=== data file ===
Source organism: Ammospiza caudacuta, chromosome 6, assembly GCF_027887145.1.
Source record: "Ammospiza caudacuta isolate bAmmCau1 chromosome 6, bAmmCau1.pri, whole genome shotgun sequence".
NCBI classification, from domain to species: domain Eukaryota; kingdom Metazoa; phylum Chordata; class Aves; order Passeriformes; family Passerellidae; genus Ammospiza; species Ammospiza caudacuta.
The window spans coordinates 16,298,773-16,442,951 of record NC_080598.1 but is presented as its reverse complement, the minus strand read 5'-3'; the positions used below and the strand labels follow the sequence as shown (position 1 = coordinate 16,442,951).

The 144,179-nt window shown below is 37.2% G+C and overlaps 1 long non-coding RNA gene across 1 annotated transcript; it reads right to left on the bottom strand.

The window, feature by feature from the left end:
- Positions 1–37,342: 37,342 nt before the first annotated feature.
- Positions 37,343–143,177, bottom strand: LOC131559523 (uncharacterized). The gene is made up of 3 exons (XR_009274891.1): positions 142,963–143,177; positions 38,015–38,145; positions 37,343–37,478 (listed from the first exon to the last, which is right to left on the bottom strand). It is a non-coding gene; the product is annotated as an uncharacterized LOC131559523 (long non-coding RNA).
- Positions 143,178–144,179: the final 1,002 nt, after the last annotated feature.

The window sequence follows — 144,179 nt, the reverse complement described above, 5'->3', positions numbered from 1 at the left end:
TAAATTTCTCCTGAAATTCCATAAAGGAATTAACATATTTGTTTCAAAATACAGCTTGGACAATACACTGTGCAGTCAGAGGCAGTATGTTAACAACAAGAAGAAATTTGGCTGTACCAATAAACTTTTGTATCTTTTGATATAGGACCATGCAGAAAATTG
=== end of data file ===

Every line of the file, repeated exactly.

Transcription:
Source organism: Ammospiza caudacuta, chromosome 6, assembly GCF_027887145.1.
Source record: "Ammospiza caudacuta isolate bAmmCau1 chromosome 6, bAmmCau1.pri, whole genome shotgun sequence".
NCBI classification, from domain to species: domain Eukaryota; kingdom Metazoa; phylum Chordata; class Aves; order Passeriformes; family Passerellidae; genus Ammospiza; species Ammospiza caudacuta.
The window spans coordinates 16,298,773-16,442,951 of record NC_080598.1 but is presented as its reverse complement, the minus strand read 5'-3'; the positions used below and the strand labels follow the sequence as shown (position 1 = coordinate 16,442,951).

The 144,179-nt window shown below is 37.2% G+C and overlaps 1 long non-coding RNA gene across 1 annotated transcript; it reads right to left on the bottom strand.

The window, feature by feature from the left end:
- Positions 1–37,342: 37,342 nt before the first annotated feature.
- Positions 37,343–143,177, bottom strand: LOC131559523 (uncharacterized). The gene is made up of 3 exons (XR_009274891.1): positions 142,963–143,177; positions 38,015–38,145; positions 37,343–37,478 (listed from the first exon to the last, which is right to left on the bottom strand). It is a non-coding gene; the product is annotated as an uncharacterized LOC131559523 (long non-coding RNA).
- Positions 143,178–144,179: the final 1,002 nt, after the last annotated feature.

The window sequence follows — 144,179 nt, the reverse complement described above, 5'->3', positions numbered from 1 at the left end:
TAAATTTCTCCTGAAATTCCATAAAGGAATTAACATATTTGTTTCAAAATACAGCTTGGACAATACACTGTGCAGTCAGAGGCAGTATGTTAACAACAAGAAGAAATTTGGCTGTACCAATAAACTTTTGTATCTTTTGATATAGGACCATGCAGAAAATTG